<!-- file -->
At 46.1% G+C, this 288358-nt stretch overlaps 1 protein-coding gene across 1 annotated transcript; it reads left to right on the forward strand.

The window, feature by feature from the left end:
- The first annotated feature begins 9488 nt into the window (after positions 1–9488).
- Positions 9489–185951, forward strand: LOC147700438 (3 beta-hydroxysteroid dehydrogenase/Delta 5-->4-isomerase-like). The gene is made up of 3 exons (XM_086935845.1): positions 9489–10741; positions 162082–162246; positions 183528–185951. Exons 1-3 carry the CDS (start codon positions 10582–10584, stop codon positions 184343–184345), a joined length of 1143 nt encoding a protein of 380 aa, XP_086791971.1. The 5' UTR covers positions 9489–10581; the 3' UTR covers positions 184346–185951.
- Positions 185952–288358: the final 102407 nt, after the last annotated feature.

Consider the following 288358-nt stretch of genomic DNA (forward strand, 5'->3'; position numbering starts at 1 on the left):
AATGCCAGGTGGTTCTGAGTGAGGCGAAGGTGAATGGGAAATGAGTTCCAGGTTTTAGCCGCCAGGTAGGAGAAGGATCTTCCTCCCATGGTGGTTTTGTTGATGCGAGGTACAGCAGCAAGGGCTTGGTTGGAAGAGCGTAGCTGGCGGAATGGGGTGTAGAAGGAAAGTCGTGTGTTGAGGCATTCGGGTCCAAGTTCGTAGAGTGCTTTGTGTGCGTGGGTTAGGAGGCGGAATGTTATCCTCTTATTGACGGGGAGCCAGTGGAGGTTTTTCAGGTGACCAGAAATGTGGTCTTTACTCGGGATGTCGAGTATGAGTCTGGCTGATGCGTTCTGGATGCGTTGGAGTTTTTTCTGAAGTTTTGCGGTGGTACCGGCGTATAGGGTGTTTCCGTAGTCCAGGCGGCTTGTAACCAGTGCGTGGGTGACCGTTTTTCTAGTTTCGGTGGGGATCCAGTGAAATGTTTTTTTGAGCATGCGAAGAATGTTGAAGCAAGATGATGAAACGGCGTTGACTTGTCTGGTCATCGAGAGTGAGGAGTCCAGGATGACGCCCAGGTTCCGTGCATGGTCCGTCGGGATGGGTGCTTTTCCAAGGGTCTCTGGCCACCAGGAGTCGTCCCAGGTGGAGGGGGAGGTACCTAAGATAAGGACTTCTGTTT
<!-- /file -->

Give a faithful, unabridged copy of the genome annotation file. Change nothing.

At 46.1% G+C, this 288358-nt stretch overlaps 1 protein-coding gene across 1 annotated transcript; it reads left to right on the forward strand.

The window, feature by feature from the left end:
- The first annotated feature begins 9488 nt into the window (after positions 1–9488).
- Positions 9489–185951, forward strand: LOC147700438 (3 beta-hydroxysteroid dehydrogenase/Delta 5-->4-isomerase-like). The gene is made up of 3 exons (XM_086935845.1): positions 9489–10741; positions 162082–162246; positions 183528–185951. Exons 1-3 carry the CDS (start codon positions 10582–10584, stop codon positions 184343–184345), a joined length of 1143 nt encoding a protein of 380 aa, XP_086791971.1. The 5' UTR covers positions 9489–10581; the 3' UTR covers positions 184346–185951.
- Positions 185952–288358: the final 102407 nt, after the last annotated feature.

Consider the following 288358-nt stretch of genomic DNA (forward strand, 5'->3'; position numbering starts at 1 on the left):
AATGCCAGGTGGTTCTGAGTGAGGCGAAGGTGAATGGGAAATGAGTTCCAGGTTTTAGCCGCCAGGTAGGAGAAGGATCTTCCTCCCATGGTGGTTTTGTTGATGCGAGGTACAGCAGCAAGGGCTTGGTTGGAAGAGCGTAGCTGGCGGAATGGGGTGTAGAAGGAAAGTCGTGTGTTGAGGCATTCGGGTCCAAGTTCGTAGAGTGCTTTGTGTGCGTGGGTTAGGAGGCGGAATGTTATCCTCTTATTGACGGGGAGCCAGTGGAGGTTTTTCAGGTGACCAGAAATGTGGTCTTTACTCGGGATGTCGAGTATGAGTCTGGCTGATGCGTTCTGGATGCGTTGGAGTTTTTTCTGAAGTTTTGCGGTGGTACCGGCGTATAGGGTGTTTCCGTAGTCCAGGCGGCTTGTAACCAGTGCGTGGGTGACCGTTTTTCTAGTTTCGGTGGGGATCCAGTGAAATGTTTTTTTGAGCATGCGAAGAATGTTGAAGCAAGATGATGAAACGGCGTTGACTTGTCTGGTCATCGAGAGTGAGGAGTCCAGGATGACGCCCAGGTTCCGTGCATGGTCCGTCGGGATGGGTGCTTTTCCAAGGGTCTCTGGCCACCAGGAGTCGTCCCAGGTGGAGGGGGAGGTACCTAAGATAAGGACTTCTGTTT